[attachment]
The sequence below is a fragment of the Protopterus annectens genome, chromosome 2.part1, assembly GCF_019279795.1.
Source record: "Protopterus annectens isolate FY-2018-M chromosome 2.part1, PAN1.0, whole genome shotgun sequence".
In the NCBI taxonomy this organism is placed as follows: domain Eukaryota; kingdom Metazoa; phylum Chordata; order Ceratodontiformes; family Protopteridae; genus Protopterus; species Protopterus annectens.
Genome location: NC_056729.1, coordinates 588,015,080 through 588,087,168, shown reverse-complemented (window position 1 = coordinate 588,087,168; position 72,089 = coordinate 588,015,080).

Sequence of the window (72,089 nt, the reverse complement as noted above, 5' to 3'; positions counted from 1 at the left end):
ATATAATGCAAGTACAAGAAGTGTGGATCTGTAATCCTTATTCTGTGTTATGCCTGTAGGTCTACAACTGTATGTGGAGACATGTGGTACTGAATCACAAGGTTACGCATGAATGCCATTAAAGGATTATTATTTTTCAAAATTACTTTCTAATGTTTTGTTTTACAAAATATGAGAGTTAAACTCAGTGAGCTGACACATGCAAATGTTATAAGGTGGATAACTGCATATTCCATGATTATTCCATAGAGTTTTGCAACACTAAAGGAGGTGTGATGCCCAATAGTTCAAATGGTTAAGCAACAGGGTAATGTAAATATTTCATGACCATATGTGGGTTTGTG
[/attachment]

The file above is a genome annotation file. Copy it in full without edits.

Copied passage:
The sequence below is a fragment of the Protopterus annectens genome, chromosome 2.part1, assembly GCF_019279795.1.
Source record: "Protopterus annectens isolate FY-2018-M chromosome 2.part1, PAN1.0, whole genome shotgun sequence".
In the NCBI taxonomy this organism is placed as follows: domain Eukaryota; kingdom Metazoa; phylum Chordata; order Ceratodontiformes; family Protopteridae; genus Protopterus; species Protopterus annectens.
Genome location: NC_056729.1, coordinates 588,015,080 through 588,087,168, shown reverse-complemented (window position 1 = coordinate 588,087,168; position 72,089 = coordinate 588,015,080).

Sequence of the window (72,089 nt, the reverse complement as noted above, 5' to 3'; positions counted from 1 at the left end):
ATATAATGCAAGTACAAGAAGTGTGGATCTGTAATCCTTATTCTGTGTTATGCCTGTAGGTCTACAACTGTATGTGGAGACATGTGGTACTGAATCACAAGGTTACGCATGAATGCCATTAAAGGATTATTATTTTTCAAAATTACTTTCTAATGTTTTGTTTTACAAAATATGAGAGTTAAACTCAGTGAGCTGACACATGCAAATGTTATAAGGTGGATAACTGCATATTCCATGATTATTCCATAGAGTTTTGCAACACTAAAGGAGGTGTGATGCCCAATAGTTCAAATGGTTAAGCAACAGGGTAATGTAAATATTTCATGACCATATGTGGGTTTGTG